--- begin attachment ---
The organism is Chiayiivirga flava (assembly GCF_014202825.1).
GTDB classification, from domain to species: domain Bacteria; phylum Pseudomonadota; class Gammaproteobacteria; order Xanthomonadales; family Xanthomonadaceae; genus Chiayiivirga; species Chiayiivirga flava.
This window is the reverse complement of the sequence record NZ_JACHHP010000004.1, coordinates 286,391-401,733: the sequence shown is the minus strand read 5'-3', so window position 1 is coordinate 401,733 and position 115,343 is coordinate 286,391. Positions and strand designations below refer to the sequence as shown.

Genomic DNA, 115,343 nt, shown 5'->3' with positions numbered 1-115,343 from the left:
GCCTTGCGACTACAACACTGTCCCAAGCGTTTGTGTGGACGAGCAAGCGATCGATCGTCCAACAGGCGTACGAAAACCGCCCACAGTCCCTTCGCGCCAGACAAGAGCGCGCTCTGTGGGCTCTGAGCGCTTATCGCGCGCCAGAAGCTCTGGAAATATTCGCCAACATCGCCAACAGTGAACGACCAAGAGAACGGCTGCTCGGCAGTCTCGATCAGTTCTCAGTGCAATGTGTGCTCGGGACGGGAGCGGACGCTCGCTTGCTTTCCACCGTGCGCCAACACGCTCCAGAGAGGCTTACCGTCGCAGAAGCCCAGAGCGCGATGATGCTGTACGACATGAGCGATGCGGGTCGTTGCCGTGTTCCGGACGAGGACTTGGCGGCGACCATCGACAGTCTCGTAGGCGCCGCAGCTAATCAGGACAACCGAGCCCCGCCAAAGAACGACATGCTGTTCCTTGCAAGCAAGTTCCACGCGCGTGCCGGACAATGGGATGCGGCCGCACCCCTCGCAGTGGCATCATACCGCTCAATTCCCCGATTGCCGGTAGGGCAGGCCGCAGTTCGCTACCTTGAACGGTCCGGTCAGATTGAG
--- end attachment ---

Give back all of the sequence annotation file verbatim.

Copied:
The organism is Chiayiivirga flava (assembly GCF_014202825.1).
GTDB classification, from domain to species: domain Bacteria; phylum Pseudomonadota; class Gammaproteobacteria; order Xanthomonadales; family Xanthomonadaceae; genus Chiayiivirga; species Chiayiivirga flava.
This window is the reverse complement of the sequence record NZ_JACHHP010000004.1, coordinates 286,391-401,733: the sequence shown is the minus strand read 5'-3', so window position 1 is coordinate 401,733 and position 115,343 is coordinate 286,391. Positions and strand designations below refer to the sequence as shown.

Genomic DNA, 115,343 nt, shown 5'->3' with positions numbered 1-115,343 from the left:
GCCTTGCGACTACAACACTGTCCCAAGCGTTTGTGTGGACGAGCAAGCGATCGATCGTCCAACAGGCGTACGAAAACCGCCCACAGTCCCTTCGCGCCAGACAAGAGCGCGCTCTGTGGGCTCTGAGCGCTTATCGCGCGCCAGAAGCTCTGGAAATATTCGCCAACATCGCCAACAGTGAACGACCAAGAGAACGGCTGCTCGGCAGTCTCGATCAGTTCTCAGTGCAATGTGTGCTCGGGACGGGAGCGGACGCTCGCTTGCTTTCCACCGTGCGCCAACACGCTCCAGAGAGGCTTACCGTCGCAGAAGCCCAGAGCGCGATGATGCTGTACGACATGAGCGATGCGGGTCGTTGCCGTGTTCCGGACGAGGACTTGGCGGCGACCATCGACAGTCTCGTAGGCGCCGCAGCTAATCAGGACAACCGAGCCCCGCCAAAGAACGACATGCTGTTCCTTGCAAGCAAGTTCCACGCGCGTGCCGGACAATGGGATGCGGCCGCACCCCTCGCAGTGGCATCATACCGCTCAATTCCCCGATTGCCGGTAGGGCAGGCCGCAGTTCGCTACCTTGAACGGTCCGGTCAGATTGAG